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South Africa has recently introduced new regulations aimed at combating money laundering and terrorist financing. These regulations were implemented in response to the country being placed on the Financial Action Task Force’s (FATF) grey list on 24 February 2023.  Being placed on the grey list means that South Africa has been deemed to have strategic deficiencies in its anti-money laundering and counter-terrorist financing framework.

To address these deficiencies and improve the country’s compliance with international standards, the South African government has introduced more stringent Know Your Customer (KYC) requirements. As a result, financial institutions and tax and accounting firms are required to collect and verify certain information about their clients, including FICA documents.  Failure to comply with these new regulations can have serious implications for both individuals and businesses.

“To address these deficiencies and improve our country’s compliance with international standards, it is important that we all work together to ensure that the necessary documentation is collected and verified,” says Danielle Luwes, Tax Manager at Hobbs Sinclair Inc..

FICA documents are required from both natural persons and juristic persons as outlined below:

If the client is a natural person, an eligible copy of their ID or passport, as well as  proof of address not older than 3 months are required.

 If the client is a juristic person:

  1. Copy of the company CIPC registration document (CoR 14.3) not older than 2 years;
  2. Completed Ultimate Beneficial Ownership Declaration;
  3. Copy of ID for Directors;
  4. Proof of address for Directors (not older than 3 months);
  5. Copy of ID for Shareholders holding more than 25% of shares in the Company; and
  6. Proof of address for Shareholders holding more than 25% of shares in the Company.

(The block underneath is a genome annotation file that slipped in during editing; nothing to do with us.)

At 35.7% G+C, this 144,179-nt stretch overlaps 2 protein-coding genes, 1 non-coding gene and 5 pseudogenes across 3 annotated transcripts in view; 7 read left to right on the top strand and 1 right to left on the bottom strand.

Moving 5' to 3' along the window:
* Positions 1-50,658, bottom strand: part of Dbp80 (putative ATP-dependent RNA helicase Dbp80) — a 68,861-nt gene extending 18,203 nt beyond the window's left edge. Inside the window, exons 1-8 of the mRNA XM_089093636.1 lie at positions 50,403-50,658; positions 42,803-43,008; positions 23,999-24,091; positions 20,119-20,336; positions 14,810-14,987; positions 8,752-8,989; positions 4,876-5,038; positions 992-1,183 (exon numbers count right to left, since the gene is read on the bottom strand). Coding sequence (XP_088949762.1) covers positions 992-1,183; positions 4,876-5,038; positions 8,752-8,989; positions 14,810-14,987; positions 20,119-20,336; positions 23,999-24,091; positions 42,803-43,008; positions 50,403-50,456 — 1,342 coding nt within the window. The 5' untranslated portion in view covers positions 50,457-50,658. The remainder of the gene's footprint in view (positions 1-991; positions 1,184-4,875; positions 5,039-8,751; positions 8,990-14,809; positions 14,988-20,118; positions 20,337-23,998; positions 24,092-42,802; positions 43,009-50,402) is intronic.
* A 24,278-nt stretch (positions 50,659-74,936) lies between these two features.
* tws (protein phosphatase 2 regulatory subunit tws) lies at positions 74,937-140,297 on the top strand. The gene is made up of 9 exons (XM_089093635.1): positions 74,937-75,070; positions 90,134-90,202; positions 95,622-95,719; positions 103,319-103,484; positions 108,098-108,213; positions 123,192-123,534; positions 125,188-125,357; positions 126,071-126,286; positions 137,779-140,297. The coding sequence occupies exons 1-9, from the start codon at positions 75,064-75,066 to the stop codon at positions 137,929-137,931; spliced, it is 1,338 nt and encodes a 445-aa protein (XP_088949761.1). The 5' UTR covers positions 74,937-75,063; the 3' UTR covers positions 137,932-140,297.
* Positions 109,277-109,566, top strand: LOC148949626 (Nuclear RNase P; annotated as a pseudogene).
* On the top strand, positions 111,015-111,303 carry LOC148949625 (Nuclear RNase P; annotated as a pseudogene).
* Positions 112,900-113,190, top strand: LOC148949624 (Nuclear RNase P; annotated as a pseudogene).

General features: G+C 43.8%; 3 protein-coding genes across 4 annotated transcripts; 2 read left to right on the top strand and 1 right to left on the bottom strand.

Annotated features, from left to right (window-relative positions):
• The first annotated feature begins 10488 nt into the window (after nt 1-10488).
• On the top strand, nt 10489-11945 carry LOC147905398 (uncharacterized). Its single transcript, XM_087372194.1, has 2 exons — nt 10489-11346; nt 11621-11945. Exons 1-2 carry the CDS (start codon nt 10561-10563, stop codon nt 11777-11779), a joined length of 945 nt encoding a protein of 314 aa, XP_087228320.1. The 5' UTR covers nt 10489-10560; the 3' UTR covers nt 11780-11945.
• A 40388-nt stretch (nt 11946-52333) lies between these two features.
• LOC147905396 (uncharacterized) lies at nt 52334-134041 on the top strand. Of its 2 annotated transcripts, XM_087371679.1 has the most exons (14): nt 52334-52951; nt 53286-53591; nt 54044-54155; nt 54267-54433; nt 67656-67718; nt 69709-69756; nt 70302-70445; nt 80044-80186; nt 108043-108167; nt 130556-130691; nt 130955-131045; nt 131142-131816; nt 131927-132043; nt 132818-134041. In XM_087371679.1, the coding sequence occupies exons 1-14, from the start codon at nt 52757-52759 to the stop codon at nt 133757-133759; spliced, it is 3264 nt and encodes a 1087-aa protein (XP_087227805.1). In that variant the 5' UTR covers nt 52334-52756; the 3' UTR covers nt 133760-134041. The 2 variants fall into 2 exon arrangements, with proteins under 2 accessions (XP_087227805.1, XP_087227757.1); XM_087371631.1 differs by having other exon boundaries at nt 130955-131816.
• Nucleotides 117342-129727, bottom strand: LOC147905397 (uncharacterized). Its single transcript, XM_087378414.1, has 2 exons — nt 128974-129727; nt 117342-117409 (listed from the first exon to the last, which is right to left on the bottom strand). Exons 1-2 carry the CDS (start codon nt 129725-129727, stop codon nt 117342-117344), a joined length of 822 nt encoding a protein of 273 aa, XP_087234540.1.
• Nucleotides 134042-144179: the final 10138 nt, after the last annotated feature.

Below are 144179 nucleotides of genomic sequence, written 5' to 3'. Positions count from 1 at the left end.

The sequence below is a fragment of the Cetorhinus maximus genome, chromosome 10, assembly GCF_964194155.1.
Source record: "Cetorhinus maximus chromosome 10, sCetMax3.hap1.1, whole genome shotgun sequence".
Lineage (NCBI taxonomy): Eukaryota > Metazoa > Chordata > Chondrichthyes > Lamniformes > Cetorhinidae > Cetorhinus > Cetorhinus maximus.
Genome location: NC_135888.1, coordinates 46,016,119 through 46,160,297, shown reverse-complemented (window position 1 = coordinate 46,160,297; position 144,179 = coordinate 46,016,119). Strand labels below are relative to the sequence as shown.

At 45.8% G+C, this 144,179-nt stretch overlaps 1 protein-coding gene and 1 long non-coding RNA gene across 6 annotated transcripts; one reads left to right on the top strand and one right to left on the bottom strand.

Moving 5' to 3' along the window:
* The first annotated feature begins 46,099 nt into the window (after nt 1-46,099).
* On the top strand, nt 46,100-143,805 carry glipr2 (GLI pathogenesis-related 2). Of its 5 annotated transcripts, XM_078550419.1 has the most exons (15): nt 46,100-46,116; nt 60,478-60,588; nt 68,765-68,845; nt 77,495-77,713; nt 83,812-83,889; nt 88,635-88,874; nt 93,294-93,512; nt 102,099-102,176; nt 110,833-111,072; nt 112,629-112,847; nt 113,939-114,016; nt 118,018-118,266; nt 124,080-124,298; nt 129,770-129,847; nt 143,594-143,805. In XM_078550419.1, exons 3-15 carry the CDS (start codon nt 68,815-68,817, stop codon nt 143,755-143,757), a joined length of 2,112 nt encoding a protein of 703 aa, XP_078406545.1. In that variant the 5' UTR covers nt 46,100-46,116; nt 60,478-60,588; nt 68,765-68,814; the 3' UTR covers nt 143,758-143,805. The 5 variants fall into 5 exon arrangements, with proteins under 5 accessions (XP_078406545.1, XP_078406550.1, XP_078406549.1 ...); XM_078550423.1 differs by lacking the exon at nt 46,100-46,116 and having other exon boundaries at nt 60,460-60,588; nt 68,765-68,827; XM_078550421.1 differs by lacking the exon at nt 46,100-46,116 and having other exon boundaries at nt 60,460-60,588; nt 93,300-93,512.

“It is important for individuals and businesses to take these new regulations seriously and ensure that the necessary documentation is remitted in a timely manner to avoid any negative consequences,” advises Luwes. For individuals, non-compliance could result in fines or even criminal charges and the guilty party may also face difficulty in accessing certain financial services or engaging in transactions that require FICA documentation.

For businesses, failure to comply with the regulations could result in reputational damage, loss of business, and financial penalties. Businesses may also face difficulty in obtaining certain licences and approvals, as well as restrictions on their ability to engage in certain transactions or activities.

If you are concerned about confidentiality, you can be assured that the collection and processing of documentation is done in accordance with the relevant data protection laws and regulations so all personal information is kept confidential and used only for the purposes of complying with regulatory requirements.

“Understandably this may be an inconvenience,” says Luwes, “but by doing your part to comply with the new regulatory requirements will go a long way to combatting money laundering and terrorist financing in South Africa.”

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